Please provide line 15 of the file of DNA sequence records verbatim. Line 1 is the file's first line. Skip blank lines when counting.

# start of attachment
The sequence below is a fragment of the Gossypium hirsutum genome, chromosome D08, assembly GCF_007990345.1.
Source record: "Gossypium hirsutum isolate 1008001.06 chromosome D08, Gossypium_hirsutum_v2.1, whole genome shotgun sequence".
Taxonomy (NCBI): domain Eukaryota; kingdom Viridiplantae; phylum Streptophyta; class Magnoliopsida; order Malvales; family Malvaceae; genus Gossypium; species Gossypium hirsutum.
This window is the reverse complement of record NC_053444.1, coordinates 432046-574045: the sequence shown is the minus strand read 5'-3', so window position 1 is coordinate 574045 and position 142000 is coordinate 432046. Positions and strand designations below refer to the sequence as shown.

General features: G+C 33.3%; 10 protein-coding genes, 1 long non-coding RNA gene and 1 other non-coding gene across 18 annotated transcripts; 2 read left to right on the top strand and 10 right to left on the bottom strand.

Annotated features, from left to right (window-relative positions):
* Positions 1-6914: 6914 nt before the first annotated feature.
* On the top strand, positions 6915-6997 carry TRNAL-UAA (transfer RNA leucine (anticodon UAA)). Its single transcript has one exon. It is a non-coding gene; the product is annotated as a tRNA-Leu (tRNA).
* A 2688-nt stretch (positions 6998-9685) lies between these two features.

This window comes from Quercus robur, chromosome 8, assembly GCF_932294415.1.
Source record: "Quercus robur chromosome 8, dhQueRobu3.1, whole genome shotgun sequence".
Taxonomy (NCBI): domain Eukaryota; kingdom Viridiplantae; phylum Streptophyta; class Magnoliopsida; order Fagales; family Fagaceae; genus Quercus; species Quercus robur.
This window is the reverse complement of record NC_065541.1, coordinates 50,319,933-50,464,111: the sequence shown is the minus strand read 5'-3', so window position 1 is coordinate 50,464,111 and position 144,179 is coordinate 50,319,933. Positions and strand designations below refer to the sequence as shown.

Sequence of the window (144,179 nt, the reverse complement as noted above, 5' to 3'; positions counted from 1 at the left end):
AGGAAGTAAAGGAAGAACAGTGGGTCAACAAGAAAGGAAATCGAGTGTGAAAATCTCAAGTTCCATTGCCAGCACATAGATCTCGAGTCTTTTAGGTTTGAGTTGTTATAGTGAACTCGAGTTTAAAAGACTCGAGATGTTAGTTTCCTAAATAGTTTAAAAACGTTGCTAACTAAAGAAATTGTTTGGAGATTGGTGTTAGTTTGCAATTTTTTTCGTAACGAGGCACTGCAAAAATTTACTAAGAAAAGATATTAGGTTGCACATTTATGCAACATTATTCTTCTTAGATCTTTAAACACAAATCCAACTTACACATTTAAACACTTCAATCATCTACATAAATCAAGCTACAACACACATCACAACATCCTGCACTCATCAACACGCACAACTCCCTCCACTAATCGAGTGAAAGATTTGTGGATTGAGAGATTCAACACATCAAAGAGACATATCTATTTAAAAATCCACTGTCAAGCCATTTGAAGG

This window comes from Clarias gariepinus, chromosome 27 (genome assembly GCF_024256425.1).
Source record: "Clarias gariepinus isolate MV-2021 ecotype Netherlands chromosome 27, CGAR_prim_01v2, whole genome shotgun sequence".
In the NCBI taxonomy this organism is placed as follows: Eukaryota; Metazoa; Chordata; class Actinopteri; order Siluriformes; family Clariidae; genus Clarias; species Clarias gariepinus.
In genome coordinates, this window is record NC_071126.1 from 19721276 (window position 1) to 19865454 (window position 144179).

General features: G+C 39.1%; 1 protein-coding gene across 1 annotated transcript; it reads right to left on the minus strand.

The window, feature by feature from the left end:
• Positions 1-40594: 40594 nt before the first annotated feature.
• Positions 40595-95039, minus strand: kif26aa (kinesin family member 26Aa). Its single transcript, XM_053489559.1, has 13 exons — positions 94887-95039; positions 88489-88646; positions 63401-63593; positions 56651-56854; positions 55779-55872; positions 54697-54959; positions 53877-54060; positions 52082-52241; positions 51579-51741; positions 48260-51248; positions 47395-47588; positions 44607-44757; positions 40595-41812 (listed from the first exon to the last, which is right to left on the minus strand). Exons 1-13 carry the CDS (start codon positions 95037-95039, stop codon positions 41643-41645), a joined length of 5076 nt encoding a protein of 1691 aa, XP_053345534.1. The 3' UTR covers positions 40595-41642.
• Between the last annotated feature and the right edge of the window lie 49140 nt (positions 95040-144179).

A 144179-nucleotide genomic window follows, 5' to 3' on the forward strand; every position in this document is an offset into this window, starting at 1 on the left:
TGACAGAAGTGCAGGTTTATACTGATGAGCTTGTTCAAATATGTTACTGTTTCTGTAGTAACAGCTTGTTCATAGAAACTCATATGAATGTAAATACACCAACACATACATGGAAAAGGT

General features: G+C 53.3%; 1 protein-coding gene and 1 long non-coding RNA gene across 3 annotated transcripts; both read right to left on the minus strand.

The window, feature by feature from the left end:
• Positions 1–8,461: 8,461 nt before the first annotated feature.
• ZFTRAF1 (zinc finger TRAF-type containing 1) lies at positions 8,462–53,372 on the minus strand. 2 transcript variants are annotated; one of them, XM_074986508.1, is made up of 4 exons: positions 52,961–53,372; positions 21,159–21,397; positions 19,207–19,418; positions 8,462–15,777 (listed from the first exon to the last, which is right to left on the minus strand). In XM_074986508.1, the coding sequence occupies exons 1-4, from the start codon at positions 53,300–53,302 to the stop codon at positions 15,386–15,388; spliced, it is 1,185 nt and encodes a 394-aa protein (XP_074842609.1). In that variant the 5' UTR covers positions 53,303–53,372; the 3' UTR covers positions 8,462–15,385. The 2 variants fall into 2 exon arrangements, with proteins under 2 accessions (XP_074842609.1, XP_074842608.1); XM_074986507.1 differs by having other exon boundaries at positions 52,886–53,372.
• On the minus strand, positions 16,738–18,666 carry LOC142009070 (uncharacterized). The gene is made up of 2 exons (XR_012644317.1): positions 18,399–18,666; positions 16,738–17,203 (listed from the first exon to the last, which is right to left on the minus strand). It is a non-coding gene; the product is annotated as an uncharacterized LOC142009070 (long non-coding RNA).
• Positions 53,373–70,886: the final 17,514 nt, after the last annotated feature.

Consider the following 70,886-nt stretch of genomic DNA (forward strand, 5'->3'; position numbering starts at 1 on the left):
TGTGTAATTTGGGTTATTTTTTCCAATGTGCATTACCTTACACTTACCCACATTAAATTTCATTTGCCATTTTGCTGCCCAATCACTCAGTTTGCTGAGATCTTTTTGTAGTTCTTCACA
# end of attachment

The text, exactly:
AGGAAGTAAAGGAAGAACAGTGGGTCAACAAGAAAGGAAATCGAGTGTGAAAATCTCAAGTTCCATTGCCAGCACATAGATCTCGAGTCTTTTAGGTTTGAGTTGTTATAGTGAACTCGAGTTTAAAAGACTCGAGATGTTAGTTTCCTAAATAGTTTAAAAACGTTGCTAACTAAAGAAATTGTTTGGAGATTGGTGTTAGTTTGCAATTTTTTTCGTAACGAGGCACTGCAAAAATTTACTAAGAAAAGATATTAGGTTGCACATTTATGCAACATTATTCTTCTTAGATCTTTAAACACAAATCCAACTTACACATTTAAACACTTCAATCATCTACATAAATCAAGCTACAACACACATCACAACATCCTGCACTCATCAACACGCACAACTCCCTCCACTAATCGAGTGAAAGATTTGTGGATTGAGAGATTCAACACATCAAAGAGACATATCTATTTAAAAATCCACTGTCAAGCCATTTGAAGG